I Tried The Pomodoro Hack For A Week To Find Out If It Actually Works

We get it. Work days are long. You sit in the same chair for eight hours a day trying to get through a to-do list that seems to grow faster than you can get through it. Add a bit of tiredness, stress, anxiety or lack of focus (have I just described 80 per cent of working adults?) and you’re sitting in a swirling mess of tasks with no relief in sight. Be thankful for productivity hacks then. The Pomodoro Technique has been around since the late ’80s, but it’s just as pertinent now as back then, allowing for short intervals of intense concentration followed by brief breaks.

What is the Pomodoro Technique?

In the ’80s, Francesco Cirillo came up with a new way to construct your day, designed to maximise your productivity potential. The steps are simple, intended to help you resist distraction for a defined period of time, spaced out with breaks to give your brain space to breathe.

After a while, you can take an even longer break – for tea, coffee, lunch, etc.

How does it work?

You’ll need some sort of timer and a way to measure your intervals. Back in the day, Cirillo recommended a kitchen timer – traditionally shaped like a pomodoro, which is Italian for “tomato” (see the main image on this page). A timer on your phone will be just as good, or there are web pages which offer specialised timers for your work intervals and recommended break times. Here’s how to do it:

1. Set a timer for 25 minutes

This is your work interval. During this time, choose a task and get cracking. The idea is that you ignore all distractions during this time for a super-focused effort toward completing tasks. D0n’t check your phone. Don’t read your emails. Don’t check social media. Don’t chit chat with your colleagues (if you can help it). Put your head down and get whatever it is done. Your task doesn’t need to fit squarely into 25 minutes, by the way, they can stretch over multiple intervals.

2. Take a short break

After every 25-minute interval take what Cirillo calls a “short break” of about five minutes. This could mean getting up to make a tea or coffee, stretching, reading a news article or checking your emails briefly (just don’t get lost in them). Of course those with full-time jobs might be accused of slacking off if they disappear every 25 minutes, so be conscious of what you do in this time – you’re taking a break from the task, not necessarily from your job.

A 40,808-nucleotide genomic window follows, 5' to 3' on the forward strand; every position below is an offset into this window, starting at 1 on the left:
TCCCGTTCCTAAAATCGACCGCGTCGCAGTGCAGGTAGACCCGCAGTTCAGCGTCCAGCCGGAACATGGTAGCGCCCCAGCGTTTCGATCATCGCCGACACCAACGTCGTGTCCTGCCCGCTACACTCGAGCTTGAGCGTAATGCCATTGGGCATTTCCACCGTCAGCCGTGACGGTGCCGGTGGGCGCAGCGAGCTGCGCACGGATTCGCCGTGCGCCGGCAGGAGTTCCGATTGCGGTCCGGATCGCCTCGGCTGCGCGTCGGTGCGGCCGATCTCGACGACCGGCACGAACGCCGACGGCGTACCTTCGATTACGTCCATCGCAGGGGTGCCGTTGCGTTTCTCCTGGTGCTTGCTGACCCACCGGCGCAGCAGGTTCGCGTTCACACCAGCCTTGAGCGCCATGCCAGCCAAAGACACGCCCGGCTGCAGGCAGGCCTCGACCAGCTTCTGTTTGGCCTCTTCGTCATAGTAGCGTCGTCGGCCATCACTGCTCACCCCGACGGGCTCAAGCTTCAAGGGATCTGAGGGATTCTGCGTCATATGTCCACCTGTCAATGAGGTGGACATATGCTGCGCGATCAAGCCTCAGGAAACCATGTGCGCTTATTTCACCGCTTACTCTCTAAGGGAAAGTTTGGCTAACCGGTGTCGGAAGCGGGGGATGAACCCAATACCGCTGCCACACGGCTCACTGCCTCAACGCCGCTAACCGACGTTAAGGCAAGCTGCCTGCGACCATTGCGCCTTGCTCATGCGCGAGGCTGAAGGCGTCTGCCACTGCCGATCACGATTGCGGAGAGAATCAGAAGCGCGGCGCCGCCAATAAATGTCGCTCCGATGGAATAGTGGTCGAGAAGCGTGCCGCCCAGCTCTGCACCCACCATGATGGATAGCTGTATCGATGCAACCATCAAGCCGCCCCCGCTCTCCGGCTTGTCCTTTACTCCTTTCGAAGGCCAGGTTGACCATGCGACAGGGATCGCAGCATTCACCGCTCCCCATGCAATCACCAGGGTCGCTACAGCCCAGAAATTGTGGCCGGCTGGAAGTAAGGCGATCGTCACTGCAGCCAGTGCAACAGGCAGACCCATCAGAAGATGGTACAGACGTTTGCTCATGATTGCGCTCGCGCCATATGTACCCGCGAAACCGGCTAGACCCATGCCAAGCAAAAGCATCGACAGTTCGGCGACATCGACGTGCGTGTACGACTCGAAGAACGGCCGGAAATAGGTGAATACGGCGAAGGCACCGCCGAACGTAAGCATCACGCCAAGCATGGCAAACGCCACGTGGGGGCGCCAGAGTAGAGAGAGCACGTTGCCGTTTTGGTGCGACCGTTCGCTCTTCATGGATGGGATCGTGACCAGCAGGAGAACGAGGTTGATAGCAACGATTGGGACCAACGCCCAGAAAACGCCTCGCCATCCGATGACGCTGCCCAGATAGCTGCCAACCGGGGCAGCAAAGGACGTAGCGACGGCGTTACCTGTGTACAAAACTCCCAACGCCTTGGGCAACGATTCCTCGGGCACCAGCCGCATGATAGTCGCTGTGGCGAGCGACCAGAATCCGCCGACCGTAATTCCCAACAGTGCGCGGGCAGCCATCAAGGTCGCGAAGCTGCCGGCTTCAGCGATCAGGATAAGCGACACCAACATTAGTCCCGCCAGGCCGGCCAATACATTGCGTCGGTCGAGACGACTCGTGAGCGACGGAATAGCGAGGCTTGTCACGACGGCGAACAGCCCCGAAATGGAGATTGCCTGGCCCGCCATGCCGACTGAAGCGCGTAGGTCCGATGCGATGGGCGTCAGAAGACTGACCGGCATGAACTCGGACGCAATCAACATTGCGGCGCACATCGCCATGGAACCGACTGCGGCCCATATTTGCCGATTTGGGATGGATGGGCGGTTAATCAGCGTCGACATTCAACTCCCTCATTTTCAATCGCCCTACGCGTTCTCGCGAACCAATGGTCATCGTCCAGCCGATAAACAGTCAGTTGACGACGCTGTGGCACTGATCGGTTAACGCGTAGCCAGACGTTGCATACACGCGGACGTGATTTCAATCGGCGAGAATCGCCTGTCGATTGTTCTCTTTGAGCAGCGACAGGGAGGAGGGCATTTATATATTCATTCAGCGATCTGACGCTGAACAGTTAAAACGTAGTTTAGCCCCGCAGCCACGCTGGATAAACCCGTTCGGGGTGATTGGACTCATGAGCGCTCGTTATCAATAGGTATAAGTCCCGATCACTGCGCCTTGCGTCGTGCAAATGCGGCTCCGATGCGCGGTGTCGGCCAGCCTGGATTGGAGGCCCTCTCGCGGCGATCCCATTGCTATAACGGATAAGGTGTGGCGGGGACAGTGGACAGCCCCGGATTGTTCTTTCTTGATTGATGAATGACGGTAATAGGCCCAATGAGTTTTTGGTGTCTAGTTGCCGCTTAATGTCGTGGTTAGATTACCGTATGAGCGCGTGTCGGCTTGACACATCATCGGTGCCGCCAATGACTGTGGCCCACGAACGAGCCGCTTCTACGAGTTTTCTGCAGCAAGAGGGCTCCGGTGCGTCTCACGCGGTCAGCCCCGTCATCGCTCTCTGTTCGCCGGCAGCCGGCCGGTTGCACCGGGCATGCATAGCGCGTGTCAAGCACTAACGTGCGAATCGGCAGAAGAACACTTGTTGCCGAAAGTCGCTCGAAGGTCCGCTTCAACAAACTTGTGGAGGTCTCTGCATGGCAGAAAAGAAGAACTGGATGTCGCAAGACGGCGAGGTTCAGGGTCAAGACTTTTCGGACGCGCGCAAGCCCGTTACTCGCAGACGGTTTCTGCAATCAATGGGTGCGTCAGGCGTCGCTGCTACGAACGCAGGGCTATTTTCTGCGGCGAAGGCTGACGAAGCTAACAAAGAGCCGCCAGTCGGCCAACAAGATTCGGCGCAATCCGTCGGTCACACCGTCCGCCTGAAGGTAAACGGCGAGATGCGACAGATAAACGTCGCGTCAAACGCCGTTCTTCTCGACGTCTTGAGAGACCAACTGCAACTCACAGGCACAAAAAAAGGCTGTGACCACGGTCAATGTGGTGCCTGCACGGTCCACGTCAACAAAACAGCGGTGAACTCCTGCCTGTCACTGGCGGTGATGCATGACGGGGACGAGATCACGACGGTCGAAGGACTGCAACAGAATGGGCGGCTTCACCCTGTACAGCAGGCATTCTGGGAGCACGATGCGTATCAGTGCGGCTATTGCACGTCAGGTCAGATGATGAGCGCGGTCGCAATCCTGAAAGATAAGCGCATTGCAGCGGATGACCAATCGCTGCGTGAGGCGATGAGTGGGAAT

3. Note down every interval

Keeping track of your intervals is important, as you’ll soon see in step four. Plus, it’ll give you a sense of achievement to have written down all those intensive work sessions.

4. Repeat the first and second steps

Continue to take 25-minute intervals, getting through all that work with unbroken focus (go you!). Don’t worry if you start to get a bit tired though – once you’ve noted down four work intervals you get a longer break. Cirillo says this should last from 20 to 30 minutes. Again, that may not be realistic for office workers, but be creative about your breaks. Maybe there’s something constructive you can do in that time (I’ve just taken a short break to search for story leads). It’s all about giving your brain a break from the more intense main task to focus briefly on something else. If you time it right, you could also make the longer break your lunch break.

5. Start again

After your longer break, get back to the grind, hopefully with a renewed dedication and focus.

Does it work?

I’ve spent the last week using the Pomodoro Technique. So far I’ve only been able to do it knowing my time-limit – I use an online timer and have the countdown showing on my screen. This creates a race-against-time situation, where I try to get as much work done before the timer runs out. The contrast between work and break intervals is quite marked – assigning short, easier tasks to the break periods really gives my brain a rest (especially when doing something like invoices). It’s hard to maintain when you’re pulled away for meetings (I pause the timer and pick up where I left off when I return).

I definitely feel the increased productivity during a work interval. I also love how the timer reminds me to get up and move around regularly. Sitting at a desk all day isn’t particularly healthy, and experts recommend getting up and around regularly. Returning from a quick break lets me refocus on the task at hand, or the next task.

Adapt it to your needs

One size does not fit all. Take the instructions of the Pomodoro Technique and make the rules your own. If you feel like you can sustain intense concentration for longer than 25 minutes, try doing intervals of 45 minutes or an hour, with slightly longer breaks. Maybe the breaks are too long – so cut them down. Instead of a timer you could create 25-minute playlists.

Whatever your method, get your pomodoro timer/internet clock started and put your axe to the grindstone. Consider these other hacks, too, if the pomodoro doesn’t turn your cogs.

Mitch is the Editor of The Cusp and loves a productivity hack.

Main image: Gerlos, via Flikr